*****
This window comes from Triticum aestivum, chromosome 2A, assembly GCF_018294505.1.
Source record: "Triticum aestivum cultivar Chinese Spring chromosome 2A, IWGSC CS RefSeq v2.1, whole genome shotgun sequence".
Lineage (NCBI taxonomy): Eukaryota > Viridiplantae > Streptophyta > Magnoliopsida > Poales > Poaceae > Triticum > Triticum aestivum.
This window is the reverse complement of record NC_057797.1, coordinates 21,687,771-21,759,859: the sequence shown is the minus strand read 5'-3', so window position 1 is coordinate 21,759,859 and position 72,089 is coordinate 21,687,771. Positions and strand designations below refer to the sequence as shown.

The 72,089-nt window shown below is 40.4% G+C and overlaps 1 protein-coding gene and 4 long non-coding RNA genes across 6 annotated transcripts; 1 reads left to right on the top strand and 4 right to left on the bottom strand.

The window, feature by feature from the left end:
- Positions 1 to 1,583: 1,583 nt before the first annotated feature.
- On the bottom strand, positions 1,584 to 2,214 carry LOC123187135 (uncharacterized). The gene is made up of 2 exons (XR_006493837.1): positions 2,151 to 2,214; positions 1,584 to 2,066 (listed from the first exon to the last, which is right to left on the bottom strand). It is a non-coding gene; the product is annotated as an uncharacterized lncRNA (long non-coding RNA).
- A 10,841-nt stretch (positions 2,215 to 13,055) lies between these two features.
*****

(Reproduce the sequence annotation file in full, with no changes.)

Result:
This window comes from Triticum aestivum, chromosome 2A, assembly GCF_018294505.1.
Source record: "Triticum aestivum cultivar Chinese Spring chromosome 2A, IWGSC CS RefSeq v2.1, whole genome shotgun sequence".
Lineage (NCBI taxonomy): Eukaryota > Viridiplantae > Streptophyta > Magnoliopsida > Poales > Poaceae > Triticum > Triticum aestivum.
This window is the reverse complement of record NC_057797.1, coordinates 21,687,771-21,759,859: the sequence shown is the minus strand read 5'-3', so window position 1 is coordinate 21,759,859 and position 72,089 is coordinate 21,687,771. Positions and strand designations below refer to the sequence as shown.

The 72,089-nt window shown below is 40.4% G+C and overlaps 1 protein-coding gene and 4 long non-coding RNA genes across 6 annotated transcripts; 1 reads left to right on the top strand and 4 right to left on the bottom strand.

The window, feature by feature from the left end:
- Positions 1 to 1,583: 1,583 nt before the first annotated feature.
- On the bottom strand, positions 1,584 to 2,214 carry LOC123187135 (uncharacterized). The gene is made up of 2 exons (XR_006493837.1): positions 2,151 to 2,214; positions 1,584 to 2,066 (listed from the first exon to the last, which is right to left on the bottom strand). It is a non-coding gene; the product is annotated as an uncharacterized lncRNA (long non-coding RNA).
- A 10,841-nt stretch (positions 2,215 to 13,055) lies between these two features.